Perfume Genius Looks Inward for His Latest Album

Perfume Genius Looks Inward for His Latest Album

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Perfume Genius Looks Inward for His Latest Album

Perfume Genius sits down with V to discuss his new music, dancing and the evolution of his alter ego.

Perfume Genius sits down with V to discuss his new music, dancing and the evolution of his alter ego.

Photography: Zoey Grossman

Styling: Anna Trevelyan

Text: Kala Herh

Perfume Genius opens his latest album, Set My Heart on Fire Immediately, with a breath. As a release of sorts, the motion welcomes us into this journey of self-exploration and hunger for human connection, which, ironically, is something that’s been on hold for some time now. “I hope my music lets people live alongside all the fucked up competing energies and just be easier on themselves,” said Mike Hadreas, the creative force behind the artist. Being easier on himself is a lesson Hadreas has come to learn along the way. Back in high school, Hadreas was bullied intensely for his sexuality and then when he moved to NYC he began using drugs and alcohol to file his feelings away. Leaning heavily on songs during this period, making music is how he would take a breath. Now, he’s trying to do the same for his fans, with his songs serving as a beacon of hope for those facing similar battles. It’s melodramatic, smart, but most of all painfully relatable. While his album does exhibit darker themes, it also has its tender moments, exhibiting the curative properties of love, which is something we could all use a little of right now. 

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We last spoke to the artist for August’s Thought Leaders issue, and since then he’s been exercising, making music and hanging out. Read below to see what else he’s been up to.

V Magazine: What did you do today?

Perfume Genius: Drank some caffeine, read some news, and went on my exercise bike. That's it.

VM: That’s fun. Additionally, I want to congratulate you on Set My Heart on Fire Immediately it’s phenomenal everyone at the office is obsessed — How did that feel to release that?

PG: I'm glad that I have a job where I can just give it to people. I don't have to give it to them in person even though that's part of my job, but the music that I made and the core thing of what I do I can still share it to everybody even if it couldn't tour. Also, it's just nice to feel connected to people and feel like I was doing something in a time where I felt like I was very disconnected and doing nothing. 

VM: How long did it take to create this album?

PG: I think of the whole thing as a process even when I’m not writing or when I’m writing and it's going really poorly like that's just part of getting to when I feel really inspired and making things. I don't feel like I could have that without the shitty part. 

VM: Not a start and stop, yeah.

PG: I mean I usually end up breaking into what I want to do and then it only takes me like a week or two to write the bulk of them. And maybe there's one or two left from when I was really struggling but those were ones that were good out of the batch that weren't. But I just know that now. I've been doing it so much that there's a month or two or where it's just a struggle to even do anything and then there's a month or two where you're doing things but it's bad and then there's a week where it's really good and that's what ends up being the record.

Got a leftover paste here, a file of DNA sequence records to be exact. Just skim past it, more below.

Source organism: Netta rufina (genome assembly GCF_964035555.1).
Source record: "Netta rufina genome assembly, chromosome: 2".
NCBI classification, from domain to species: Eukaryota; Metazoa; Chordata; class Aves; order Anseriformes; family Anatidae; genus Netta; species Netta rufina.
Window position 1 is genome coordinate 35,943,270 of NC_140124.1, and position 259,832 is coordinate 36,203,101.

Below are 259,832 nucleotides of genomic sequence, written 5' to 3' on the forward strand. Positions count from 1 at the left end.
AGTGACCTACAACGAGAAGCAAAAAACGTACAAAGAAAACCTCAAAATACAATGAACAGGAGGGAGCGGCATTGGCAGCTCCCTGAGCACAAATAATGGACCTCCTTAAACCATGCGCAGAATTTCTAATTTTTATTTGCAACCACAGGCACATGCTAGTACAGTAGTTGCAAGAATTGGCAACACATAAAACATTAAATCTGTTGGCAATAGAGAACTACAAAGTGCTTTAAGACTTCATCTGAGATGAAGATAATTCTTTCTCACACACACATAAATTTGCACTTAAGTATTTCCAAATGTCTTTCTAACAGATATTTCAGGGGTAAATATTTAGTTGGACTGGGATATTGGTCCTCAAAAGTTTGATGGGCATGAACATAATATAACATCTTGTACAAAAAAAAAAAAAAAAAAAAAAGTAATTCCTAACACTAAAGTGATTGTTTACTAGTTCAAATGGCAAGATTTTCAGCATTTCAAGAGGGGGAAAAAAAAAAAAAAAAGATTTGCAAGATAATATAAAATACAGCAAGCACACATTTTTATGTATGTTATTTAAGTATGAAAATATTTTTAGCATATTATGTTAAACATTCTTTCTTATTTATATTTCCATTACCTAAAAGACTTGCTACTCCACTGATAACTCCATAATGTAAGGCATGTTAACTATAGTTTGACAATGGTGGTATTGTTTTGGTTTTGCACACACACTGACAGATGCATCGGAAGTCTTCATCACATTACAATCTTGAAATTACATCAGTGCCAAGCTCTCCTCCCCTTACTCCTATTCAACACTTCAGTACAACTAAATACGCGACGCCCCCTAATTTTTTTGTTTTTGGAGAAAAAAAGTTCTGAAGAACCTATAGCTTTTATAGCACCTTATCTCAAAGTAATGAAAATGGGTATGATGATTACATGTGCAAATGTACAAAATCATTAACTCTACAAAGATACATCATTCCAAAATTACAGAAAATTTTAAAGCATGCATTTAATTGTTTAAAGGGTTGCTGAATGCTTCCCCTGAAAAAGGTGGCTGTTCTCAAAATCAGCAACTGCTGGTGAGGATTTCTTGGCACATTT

VM: That’s great. So when you went into making this record did you already have themes you wanted to explore?

PG: I always do and I'm always wrong. Like I always think I'm going to make a country record or dance record and then whenever I sit down and it comes out different. But I always intentionally try to level up in some way -- however, I can. With whatever feels the most important because I don't always really know until I'm doing it and they don't really understand the themes until after it's done. Like after the record is out then I will look at all the songs and I'll be like, 'Oh shit, I was really on one about this one feeling or trying to figure out this one little problem.' But I know I wanted to write lyrics the way that I wrote in the beginning of making music so I'm really proud of the lyrics in my first couple of records and I thought about it very differently like I wrote all those before the music and the music was supporting the story and then as they went on it was more like the music was communicating a lot more and then the lyrics were in there but it wasn't -- it become less of a story and more just like feelings and ideas and like concepts instead of like people's names and streets and stuff and so I wanted to write more where the story had the feeling in it but the lyrics weren't just the feeling. 

VM: Yeah and slightly pivoting. The album title is kind of intense, can you explain where that inspiration came from? How did you ultimately decide on Set My Heart on Fire Immediately?

PG: I like how it held a bunch of things at once. It's dead serious, but kind of over the top and kind of campy to me because it's kind of emo. And I like that because a lot of the feeling in the record is like a boat or even if the song is really focused on one feeling there's another song right after it or before it where nothing matters but then one song says everything does. And the title has both of those -- they're serious and campy, sad but kind of silly. It depends on your mood what I mean like what you ate.